There is a bit of a rumour that the WCC is looking at options for joining Ngauranga and Aotea Quay with bicycle infrastructure. It’s time to dust off my tin foil hat, fold back my skull, and chuck my ideas into the ring. This will be the first of 2 or 3 posts on the topic and this one covers north of the Interislander Terminal.

Currently the only bit of bike infrastructure is the Hutt Road shared path which is essentially a wide footpath with some painted bits, parked and turning cars and random powerpoles. I wrote about it a couple years ago in the Kaiwharawhara Shambles.  Obviously I’m not too enthusiastic about it.

In my mind the best route north of the Interislander terminal is along the seafront, east of the railway line and east of the motorway:

Looking north from Fort Buckley

South of there, there are a few obstacles to going along the seafront and any cycling route is going to have to go around the ferry terminal, the cement wharf, the railyards and further south, the log wharf and the cruise ship wharf:

Obstacles along the Coast

So it is necessary to cross the motorway and the train lines, just north of the Interislander,  in the vicinity of Kaiwharawhara Point, with the added advantage that with public access, the land around the point can be restored into a park:

Kaiwharawhara Point

Whilst it would be possible to skirt around the back of the InterIslander terminal and go under the elevated motorway just south of the Kaiwharawhara Stream, that leaves getting over the railway lines, so I think the best place to cross the motorway is near the sign gantry  just south of Kaiwharawhara Station. In fact I’d replace this gantry with a bridge with the electronic speed signs put onto the side of the bridge:


There is also a bit of space between the motorway and the rail lines:


So here is a diagram showing the crux of my idea for a series of bridges. From a cyclists perspective riding south along the seafront path I’d come to the new Kaiwharawhara Point Park and I’d ride up the ramp to the bridge over the motorway, and then turning right if I wanted to I’d go to Kaiwharwhara Station and its bridges, which is handy for getting to the Kaiwharawhara Bridle Trail and up to Khandallah)  or I’d turn left and I’d go along the elevated path (raised with fill) on the space between the motorway and the rail lines, and go over the bridge over the railway line to another elevated section alongside the Kaiwharawhara Stream (which could be built on a bit of surplus land bought or acquired from the tyre shop and its big carpark) and go down the ramp to the Hutt Road shared path and then south towards Wellington (and the subject of further posts). Or here is the interesting bit, instead of going down the ramp, go over the bridge over Hutt Road and through the tunnel that goes through the hill under Fort Buckley.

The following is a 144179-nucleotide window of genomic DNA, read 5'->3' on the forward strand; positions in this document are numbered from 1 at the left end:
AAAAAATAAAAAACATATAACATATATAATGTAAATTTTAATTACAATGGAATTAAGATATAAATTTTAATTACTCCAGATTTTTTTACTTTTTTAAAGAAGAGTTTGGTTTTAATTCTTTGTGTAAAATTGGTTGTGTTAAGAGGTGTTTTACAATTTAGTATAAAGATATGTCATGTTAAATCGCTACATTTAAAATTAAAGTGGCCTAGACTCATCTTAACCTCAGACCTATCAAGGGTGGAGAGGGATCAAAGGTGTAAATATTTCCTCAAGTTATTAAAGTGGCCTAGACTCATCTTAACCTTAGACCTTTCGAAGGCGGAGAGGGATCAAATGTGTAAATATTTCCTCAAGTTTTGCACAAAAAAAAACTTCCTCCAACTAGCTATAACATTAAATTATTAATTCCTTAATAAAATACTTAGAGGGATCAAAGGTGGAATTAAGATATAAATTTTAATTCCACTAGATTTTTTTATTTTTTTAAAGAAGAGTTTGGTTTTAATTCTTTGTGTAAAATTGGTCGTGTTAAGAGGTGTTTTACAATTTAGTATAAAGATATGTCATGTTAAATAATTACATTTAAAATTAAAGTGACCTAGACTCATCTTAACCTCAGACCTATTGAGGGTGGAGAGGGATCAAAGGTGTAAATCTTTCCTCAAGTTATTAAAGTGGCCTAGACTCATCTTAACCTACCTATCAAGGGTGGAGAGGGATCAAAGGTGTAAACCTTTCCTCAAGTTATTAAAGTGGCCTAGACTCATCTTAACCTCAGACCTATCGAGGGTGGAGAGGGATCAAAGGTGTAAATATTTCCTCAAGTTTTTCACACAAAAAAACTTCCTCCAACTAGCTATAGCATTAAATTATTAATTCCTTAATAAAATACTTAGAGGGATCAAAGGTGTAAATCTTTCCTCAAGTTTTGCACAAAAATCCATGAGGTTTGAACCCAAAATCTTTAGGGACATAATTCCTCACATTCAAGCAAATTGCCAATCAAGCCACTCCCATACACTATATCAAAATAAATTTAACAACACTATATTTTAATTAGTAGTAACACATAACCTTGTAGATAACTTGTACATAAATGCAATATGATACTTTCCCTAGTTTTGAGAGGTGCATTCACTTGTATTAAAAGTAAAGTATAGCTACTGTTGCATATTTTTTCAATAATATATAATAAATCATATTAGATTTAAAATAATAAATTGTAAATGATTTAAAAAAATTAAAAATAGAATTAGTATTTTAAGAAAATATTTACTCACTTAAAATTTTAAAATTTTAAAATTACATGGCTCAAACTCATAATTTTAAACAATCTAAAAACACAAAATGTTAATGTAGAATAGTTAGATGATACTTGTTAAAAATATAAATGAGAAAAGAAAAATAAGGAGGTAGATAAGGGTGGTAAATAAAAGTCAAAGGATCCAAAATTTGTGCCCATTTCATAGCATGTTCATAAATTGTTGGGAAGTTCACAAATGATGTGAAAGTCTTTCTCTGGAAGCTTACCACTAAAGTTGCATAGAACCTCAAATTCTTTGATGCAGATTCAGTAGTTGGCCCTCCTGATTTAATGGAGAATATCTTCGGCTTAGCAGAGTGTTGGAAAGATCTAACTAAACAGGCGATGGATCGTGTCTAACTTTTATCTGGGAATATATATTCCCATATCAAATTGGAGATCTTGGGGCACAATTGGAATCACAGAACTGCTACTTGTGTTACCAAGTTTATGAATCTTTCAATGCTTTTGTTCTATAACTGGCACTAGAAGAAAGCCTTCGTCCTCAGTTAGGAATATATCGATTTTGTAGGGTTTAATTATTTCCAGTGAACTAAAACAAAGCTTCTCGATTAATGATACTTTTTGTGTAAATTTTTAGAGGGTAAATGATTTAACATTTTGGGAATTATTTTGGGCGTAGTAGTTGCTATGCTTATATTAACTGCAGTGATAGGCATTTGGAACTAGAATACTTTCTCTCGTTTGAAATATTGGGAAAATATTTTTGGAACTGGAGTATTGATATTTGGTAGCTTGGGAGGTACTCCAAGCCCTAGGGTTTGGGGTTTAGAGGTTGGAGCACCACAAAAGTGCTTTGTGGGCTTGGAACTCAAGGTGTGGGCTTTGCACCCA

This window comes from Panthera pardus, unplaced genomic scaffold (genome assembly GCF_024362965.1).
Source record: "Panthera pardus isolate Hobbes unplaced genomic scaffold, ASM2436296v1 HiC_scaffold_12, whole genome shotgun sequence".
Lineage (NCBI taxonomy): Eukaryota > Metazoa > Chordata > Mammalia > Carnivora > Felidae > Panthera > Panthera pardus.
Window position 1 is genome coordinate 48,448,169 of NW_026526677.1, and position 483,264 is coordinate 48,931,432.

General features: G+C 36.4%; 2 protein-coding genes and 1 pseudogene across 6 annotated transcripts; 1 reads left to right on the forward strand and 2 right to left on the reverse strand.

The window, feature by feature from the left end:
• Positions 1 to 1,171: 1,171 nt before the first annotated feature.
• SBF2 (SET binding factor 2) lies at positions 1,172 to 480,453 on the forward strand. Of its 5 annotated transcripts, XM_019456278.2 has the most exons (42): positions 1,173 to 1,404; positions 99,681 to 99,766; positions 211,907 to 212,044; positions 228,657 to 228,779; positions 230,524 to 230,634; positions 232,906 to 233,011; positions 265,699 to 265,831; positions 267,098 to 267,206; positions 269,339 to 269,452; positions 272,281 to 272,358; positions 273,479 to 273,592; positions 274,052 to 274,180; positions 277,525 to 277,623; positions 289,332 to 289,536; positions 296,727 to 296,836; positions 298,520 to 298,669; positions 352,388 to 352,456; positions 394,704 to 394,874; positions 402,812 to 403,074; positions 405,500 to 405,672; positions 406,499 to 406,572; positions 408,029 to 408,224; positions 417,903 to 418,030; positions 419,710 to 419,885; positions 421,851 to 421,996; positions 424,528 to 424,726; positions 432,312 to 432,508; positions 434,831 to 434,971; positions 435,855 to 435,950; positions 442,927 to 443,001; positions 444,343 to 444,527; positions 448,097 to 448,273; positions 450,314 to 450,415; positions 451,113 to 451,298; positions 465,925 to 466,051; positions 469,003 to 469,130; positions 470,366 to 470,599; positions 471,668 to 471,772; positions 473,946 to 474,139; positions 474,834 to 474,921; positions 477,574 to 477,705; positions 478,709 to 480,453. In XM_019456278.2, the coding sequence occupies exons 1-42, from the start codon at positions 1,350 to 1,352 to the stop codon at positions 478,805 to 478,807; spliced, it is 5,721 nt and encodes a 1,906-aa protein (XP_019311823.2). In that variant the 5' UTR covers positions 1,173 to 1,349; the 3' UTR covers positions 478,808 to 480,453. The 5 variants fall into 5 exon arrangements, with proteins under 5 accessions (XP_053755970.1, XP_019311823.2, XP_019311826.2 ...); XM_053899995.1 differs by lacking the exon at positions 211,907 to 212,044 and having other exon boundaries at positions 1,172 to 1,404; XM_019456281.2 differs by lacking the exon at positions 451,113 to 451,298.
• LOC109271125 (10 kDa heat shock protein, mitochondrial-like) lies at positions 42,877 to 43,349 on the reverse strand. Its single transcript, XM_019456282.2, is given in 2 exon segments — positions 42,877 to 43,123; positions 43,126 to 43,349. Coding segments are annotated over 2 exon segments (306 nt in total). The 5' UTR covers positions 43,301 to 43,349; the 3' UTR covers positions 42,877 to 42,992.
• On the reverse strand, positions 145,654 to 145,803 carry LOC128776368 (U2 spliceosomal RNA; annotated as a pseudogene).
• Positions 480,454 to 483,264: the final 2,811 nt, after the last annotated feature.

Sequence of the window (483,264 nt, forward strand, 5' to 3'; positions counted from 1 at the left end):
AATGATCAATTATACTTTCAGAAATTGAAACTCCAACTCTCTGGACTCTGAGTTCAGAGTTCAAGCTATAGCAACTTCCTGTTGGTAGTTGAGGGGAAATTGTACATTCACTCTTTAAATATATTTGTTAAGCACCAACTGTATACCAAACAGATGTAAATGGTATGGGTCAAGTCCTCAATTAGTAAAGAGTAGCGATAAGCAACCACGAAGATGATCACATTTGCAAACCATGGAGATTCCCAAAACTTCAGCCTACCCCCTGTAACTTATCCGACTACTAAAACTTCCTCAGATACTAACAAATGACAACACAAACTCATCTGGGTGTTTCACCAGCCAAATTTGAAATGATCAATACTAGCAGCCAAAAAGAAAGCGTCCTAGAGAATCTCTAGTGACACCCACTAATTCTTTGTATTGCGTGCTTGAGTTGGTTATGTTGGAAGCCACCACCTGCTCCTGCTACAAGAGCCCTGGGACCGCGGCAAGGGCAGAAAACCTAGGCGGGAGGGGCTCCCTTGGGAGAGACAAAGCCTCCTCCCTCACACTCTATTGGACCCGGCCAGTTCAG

Yes, a tunnel through the hill, this hill. The photo shows where the bridge across the Hutt Road would go.

Across Kaiwharawhara Stream

It would be a short tunnel, and then a bike path would be cut to follow the contour of the hill, above the shops and factories on School Road and Kaiwharawhara Road, and below the Johnsonville train line. And it would follow the contours up the gorge past the fuel tank, and then become the Ngaio Gorge Cycleway.

The advantage of the Ngaio Gorge Cycleway is that it would lead to the Waikowhai Street, Ottawa, Khandallah, Burma and Moorfield Roads to Johnsonville route (itself which needs safety improvements for cyclists). That is the way to Tawa, Porirua and the North. It also, with the lift at Crofton Downs cut out a lot of the uphill.

The advantage of the tunnel, and the route cut into the hill above the shops and factories at the bottom of the Ngaio Gorge is that it cuts out a busy congested section where cyclists have to share the bus lanes.

The advantage of the bridge scheme as a whole is that it makes the coastal route north of Kaiwharawhara feasible, and a safe, separated cycle route between Wellington and Petone and the Hutt makes for a great ride, a safer city and less congestion on the Hutt Road (if 1000 cyclists a day used it that’ll be a lot less cars stuck in traffic on the Hutt Road.)

Also note that the bridges over the Hutt Road, the railway lines and the motorway are all at the same elevation. This means if you were riding from the Ngaio Gorge and heading north along the coastal path it would all be at the same height until the ramp down from the bridge in the Kaiwharawhara Pt Park.

Cost wise it would be4 bike bridges, some ramps, some fill to elevate some sections, and a short tunnel (plus the other tunnel, and an elevator further up the Ngaio Gorge Cycleway). Plus the cost of the path along the seafront whether it be on reclaimed land, or some structure built over what space there already is. It would be moderately expensive, but then again investing in separated quality cycle infrastructure is the right thing to do.